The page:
Cuba

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Cuba

Cu·ba

 (kyo͞o′bə)
An island country in the Caribbean Sea south of Florida. Originally settled by Arawak Indians, it was claimed for Spain by Columbus in 1492 and was colonized beginning in 1511. Spain relinquished its control of Cuba in 1898 as a result of the Spanish-American War, and following a three-year occupation by US forces, the island became self-governing in 1902. Fulgencio Batista dominated the government of Cuba from 1933 until 1959, when a revolution led by Fidel Castro established a Marxist-Leninist state. Havana is the capital and the largest city.

Cu′ban adj. & n.

Cuba

(ˈkjuːbə)
n
(Placename) a republic and the largest island in the Caribbean, at the entrance to the Gulf of Mexico: became a Spanish colony after its discovery by Columbus in 1492; gained independence after the Spanish-American War of 1898 but remained subject to US influence until declared a people's republic under Castro in 1960; subject of an international crisis in 1962, when the US blockaded the island in order to compel the Soviet Union to dismantle its nuclear missile base. Sugar comprises about 80 per cent of total exports; the economy was badly affected by loss of trade following the collapse of the Soviet Union and by the continuing US trade embargo. Language: Spanish. Religion: nonreligious majority. Currency: peso. Capital: Havana. Pop: 11 061 886 (2013 est). Area: 110 922 sq km (42 827 sq miles)

Cu•ba

(ˈkyu bə)

n.
1. an island of the Greater Antilles, in the West Indies, S of Florida.
2. a republic in the Caribbean, including this island and several nearby islands. 11,096,395; 44,206 sq. mi. (114,524 sq. km). Cap.: Havana.
Cu′ban, adj., n.
ThesaurusAntonymsRelated WordsSynonymsLegend:
Noun1.Cuba - a communist state in the Caribbean on the island of CubaCuba - a communist state in the Caribbean on the island of Cuba
OAS, Organization of American States - an association including most countries in the western hemisphere; created in 1948 to promote military and economic and social and cultural cooperation
Caribbean - region including the Caribbean Islands
Cuba - the largest island in the West Indies
capital of Cuba, Cuban capital, Havana - the capital and largest city of Cuba; located in western Cuba; one of the oldest cities in the Americas
Santiago de Cuba, Santiago - a port city in southeastern Cuba; industrial center
Guantanamo - a city in southeastern Cuba; site of a United States naval base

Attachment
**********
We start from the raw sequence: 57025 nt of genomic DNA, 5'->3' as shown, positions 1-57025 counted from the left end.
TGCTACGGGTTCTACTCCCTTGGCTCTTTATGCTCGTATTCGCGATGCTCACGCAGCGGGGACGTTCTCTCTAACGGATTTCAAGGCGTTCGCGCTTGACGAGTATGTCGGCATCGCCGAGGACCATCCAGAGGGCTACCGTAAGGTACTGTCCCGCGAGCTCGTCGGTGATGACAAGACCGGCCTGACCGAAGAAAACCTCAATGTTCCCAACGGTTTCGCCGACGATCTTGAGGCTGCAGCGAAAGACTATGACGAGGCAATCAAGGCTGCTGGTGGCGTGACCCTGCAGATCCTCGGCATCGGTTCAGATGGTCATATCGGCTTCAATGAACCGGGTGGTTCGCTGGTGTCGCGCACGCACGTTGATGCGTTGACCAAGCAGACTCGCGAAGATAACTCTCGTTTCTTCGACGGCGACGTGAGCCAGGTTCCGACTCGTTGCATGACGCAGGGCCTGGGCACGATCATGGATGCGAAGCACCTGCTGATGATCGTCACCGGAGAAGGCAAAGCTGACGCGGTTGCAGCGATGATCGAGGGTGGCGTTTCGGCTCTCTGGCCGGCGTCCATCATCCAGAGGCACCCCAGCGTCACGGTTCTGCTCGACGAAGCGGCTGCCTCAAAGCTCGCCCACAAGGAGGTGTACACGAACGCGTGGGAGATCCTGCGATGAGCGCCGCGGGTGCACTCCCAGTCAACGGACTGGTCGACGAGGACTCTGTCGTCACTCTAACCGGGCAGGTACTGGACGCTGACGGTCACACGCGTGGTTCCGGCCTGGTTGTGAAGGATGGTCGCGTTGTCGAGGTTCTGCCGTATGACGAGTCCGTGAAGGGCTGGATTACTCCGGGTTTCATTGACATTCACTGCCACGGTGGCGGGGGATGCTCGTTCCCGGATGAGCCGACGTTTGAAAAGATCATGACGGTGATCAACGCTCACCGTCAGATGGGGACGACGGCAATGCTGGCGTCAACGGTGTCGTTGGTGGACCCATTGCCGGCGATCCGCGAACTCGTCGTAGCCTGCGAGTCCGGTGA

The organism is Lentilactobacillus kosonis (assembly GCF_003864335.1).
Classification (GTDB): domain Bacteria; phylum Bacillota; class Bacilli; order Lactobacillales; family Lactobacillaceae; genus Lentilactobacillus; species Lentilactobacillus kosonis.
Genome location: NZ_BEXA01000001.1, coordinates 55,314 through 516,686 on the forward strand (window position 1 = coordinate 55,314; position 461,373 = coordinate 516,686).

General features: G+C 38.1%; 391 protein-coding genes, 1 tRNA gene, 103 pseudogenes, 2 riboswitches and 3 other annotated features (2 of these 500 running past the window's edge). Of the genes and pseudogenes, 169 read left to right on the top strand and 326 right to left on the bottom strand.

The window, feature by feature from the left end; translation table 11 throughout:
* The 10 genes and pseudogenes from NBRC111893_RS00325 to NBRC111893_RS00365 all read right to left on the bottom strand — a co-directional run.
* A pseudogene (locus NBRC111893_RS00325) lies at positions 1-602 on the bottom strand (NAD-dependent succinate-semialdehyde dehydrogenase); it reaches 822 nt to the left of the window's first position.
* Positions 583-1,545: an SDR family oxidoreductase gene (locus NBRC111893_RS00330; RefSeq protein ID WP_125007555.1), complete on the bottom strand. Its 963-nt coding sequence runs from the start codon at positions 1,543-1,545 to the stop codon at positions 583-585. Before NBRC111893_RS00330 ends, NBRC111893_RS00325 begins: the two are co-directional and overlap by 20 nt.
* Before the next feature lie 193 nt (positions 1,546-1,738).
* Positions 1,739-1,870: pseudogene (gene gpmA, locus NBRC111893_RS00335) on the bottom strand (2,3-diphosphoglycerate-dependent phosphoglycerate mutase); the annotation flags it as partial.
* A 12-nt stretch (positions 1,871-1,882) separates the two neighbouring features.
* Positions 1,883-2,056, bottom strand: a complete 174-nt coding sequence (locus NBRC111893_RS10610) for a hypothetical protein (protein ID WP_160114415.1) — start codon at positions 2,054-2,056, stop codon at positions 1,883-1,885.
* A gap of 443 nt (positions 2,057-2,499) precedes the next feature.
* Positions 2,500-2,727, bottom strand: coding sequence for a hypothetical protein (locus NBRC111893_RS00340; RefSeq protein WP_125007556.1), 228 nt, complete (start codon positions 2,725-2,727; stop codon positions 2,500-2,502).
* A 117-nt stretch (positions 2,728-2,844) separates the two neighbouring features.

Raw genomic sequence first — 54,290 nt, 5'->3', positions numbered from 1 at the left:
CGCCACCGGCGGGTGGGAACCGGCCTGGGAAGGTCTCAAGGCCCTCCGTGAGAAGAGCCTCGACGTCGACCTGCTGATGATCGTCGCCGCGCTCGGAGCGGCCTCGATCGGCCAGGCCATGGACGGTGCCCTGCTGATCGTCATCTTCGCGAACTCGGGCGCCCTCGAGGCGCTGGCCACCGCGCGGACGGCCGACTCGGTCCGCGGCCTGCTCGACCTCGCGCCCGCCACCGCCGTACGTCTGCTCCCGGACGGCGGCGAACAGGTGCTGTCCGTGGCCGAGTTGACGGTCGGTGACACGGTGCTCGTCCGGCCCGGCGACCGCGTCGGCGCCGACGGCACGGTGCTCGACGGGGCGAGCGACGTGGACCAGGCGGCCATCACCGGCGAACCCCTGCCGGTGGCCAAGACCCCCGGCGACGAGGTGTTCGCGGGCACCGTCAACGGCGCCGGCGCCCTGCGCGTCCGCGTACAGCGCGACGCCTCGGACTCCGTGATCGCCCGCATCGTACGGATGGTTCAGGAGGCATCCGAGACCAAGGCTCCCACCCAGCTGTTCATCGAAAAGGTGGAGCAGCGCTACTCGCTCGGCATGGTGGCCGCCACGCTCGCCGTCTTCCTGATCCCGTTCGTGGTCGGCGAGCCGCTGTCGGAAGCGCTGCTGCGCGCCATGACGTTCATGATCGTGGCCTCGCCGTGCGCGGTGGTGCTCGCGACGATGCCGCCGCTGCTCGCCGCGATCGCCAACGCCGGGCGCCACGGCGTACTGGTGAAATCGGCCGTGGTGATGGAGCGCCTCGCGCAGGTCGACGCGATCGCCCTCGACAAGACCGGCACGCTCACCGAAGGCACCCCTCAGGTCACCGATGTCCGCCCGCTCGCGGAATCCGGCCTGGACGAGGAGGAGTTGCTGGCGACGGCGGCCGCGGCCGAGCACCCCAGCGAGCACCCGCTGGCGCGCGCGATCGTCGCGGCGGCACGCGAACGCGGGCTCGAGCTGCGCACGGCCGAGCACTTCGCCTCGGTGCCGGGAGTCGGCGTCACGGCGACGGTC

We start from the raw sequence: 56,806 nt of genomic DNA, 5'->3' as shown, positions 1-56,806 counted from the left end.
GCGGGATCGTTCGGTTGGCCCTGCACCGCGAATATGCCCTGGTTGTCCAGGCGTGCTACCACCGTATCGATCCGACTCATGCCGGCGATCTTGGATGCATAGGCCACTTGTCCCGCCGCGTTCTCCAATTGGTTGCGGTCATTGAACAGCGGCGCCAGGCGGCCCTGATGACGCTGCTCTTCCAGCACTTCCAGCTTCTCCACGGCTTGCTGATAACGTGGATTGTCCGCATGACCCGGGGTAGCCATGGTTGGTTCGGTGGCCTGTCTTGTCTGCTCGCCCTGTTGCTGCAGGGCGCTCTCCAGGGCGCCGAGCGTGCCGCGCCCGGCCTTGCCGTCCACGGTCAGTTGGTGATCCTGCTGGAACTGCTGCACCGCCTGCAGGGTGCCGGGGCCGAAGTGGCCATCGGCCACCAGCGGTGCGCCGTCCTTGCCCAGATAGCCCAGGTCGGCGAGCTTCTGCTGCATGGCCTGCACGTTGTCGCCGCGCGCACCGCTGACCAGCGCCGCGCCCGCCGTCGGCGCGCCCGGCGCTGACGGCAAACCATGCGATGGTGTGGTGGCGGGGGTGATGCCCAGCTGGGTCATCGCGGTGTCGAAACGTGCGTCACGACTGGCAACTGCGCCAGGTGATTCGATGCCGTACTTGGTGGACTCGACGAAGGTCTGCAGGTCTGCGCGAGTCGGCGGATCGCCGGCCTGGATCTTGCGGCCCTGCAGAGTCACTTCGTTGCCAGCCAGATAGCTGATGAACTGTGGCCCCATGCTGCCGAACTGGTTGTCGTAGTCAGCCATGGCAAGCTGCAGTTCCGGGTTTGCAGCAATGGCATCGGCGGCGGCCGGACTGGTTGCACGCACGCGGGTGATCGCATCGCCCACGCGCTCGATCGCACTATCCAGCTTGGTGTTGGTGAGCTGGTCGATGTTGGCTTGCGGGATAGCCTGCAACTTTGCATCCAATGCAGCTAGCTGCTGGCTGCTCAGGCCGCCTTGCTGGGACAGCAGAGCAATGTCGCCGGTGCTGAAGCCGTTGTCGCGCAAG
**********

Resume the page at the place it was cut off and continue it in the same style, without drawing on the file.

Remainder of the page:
Cuban - a native or inhabitant of Cuba
2.Cuba - the largest island in the West Indies
Santiago de Cuba, Santiago - a naval battle in the Spanish-American War (1898); the United States fleet bottled up the Spanish ships in the harbor of Santiago de Cuba and destroyed them when they tried to escape
Greater Antilles - a group of islands in the western West Indies
Cuba, Republic of Cuba - a communist state in the Caribbean on the island of Cuba
San Juan Hill - a hill in eastern Cuba (near Santiago de Cuba) that was captured during the Spanish-American War; "Theodore Roosevelt and his Rough Riders became famous for their charge up San Juan Hill"
Translations
Kuba
Cuba
Kubo
Kuuba
Kuuba
Kuba
Kuba
キューバ
쿠바
Kuba
Cuba
Kuba
Kuba
Kuba
ประเทศคิวบา
Cubanước Cuba

Cuba

[ˈkjuːbə] NCuba f

Cuba

[ˈkjuːbə] nCuba m

Cuba

nKuba nt

Cuba

[ˈkjuːbə] nCuba

Cuba

كُوبا Kuba Cuba Kuba Κούβα Cuba Kuuba Cuba Kuba Cuba キューバ 쿠바 Cuba Cuba Kuba Cuba Куба Kuba ประเทศคิวบา Küba nước Cuba 古巴
References in classic literature ?
Saxon smiled with appreciation, pointed out her foot, velvet-slippered with high Cuban heels, and slightly lifted the tight black skirt, exposing a trim ankle and delicate swell of calf, the white flesh gleaming through the thinnest and flimsiest of fifty-cent black silk stockings.
Cubans in Angola: South-South Cooperation and Transfer of Knowledge, 1976-1991.
Americans and Cubans share allegiance to the principles of self-governance, dignity, and freedom.
The Cuban migratory scene changed abruptly after January's termination of the "wet foot, dry foot" policy, which put an end to immigration privileges for Cubans arriving in the US and left many migrants stranded on their journey through Mexico and Central America.
With barely more than a week to go left in office, President Barack Obama Thursday put Cubans on the same footing as other foreigners entering the United States without a visa, ending a longstanding U.
SAN JOSE, Costa Rica, Rabi'I 16, 1437, December 27, 2015, SPA -- Authorities in Costa Rica have begun deportation proceedings for 56 Cuban migrants who entered that Central American nation after it stopped issuing special transit visas for Cubans who are trying to get to the United States, according to AP.
Since the 19th century, assertions of a common, racially-mixed Cuban identity based on acceptance of African descent have challenged the view of Cubans as racially white.
HAVANA -- The number of Cubans heading to the United States has soared since the island lifted travel restrictions last year, and instead of making the risky journey by raft across the Florida Straits, most are now passing through Mexico or flying straight to the U.
Central to his argument is how Afro-Cubans both share the space of afrolatinidad as well as the (white) space of cubanoamericanidad, a seemingly more inclusive term of the multiracial nature of Cuban migration to the United States in the twentieth century.
Summary: Havana: A law allowing Cubans to travel abroad without special exit visas took effect on .
14, relaxes restrictions on travel for most Cubans but also raises scores of questions--including its potential impact on U.
towards the end of the Special Period in the island; although they are both originally Cubans, their contexts differ enormously.